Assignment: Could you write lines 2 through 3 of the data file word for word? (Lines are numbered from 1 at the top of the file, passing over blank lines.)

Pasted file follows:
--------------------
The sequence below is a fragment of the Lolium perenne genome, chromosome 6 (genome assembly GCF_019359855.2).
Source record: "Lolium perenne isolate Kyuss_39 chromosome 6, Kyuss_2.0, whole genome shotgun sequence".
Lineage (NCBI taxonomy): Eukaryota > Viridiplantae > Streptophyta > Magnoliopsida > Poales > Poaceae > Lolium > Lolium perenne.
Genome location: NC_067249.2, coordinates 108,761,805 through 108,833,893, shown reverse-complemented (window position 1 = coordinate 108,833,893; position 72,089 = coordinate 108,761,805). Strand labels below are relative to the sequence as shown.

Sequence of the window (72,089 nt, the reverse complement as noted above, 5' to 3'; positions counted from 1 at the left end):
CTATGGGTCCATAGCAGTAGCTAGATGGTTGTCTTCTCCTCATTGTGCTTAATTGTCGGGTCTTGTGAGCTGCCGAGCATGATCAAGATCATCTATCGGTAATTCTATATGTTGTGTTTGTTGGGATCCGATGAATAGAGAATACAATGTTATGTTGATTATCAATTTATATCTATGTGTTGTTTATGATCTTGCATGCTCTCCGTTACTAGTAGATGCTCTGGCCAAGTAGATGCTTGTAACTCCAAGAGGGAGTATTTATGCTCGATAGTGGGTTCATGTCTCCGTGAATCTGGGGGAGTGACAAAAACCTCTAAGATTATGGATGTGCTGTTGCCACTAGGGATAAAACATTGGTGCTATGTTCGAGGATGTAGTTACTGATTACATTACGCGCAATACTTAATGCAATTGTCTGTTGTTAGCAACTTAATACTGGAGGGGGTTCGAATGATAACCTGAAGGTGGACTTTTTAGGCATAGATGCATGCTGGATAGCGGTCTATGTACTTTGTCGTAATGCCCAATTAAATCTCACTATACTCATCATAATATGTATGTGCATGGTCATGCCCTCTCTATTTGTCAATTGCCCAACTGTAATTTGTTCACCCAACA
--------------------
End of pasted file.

Source record: "Lolium perenne isolate Kyuss_39 chromosome 6, Kyuss_2.0, whole genome shotgun sequence".
Lineage (NCBI taxonomy): Eukaryota > Viridiplantae > Streptophyta > Magnoliopsida > Poales > Poaceae > Lolium > Lolium perenne.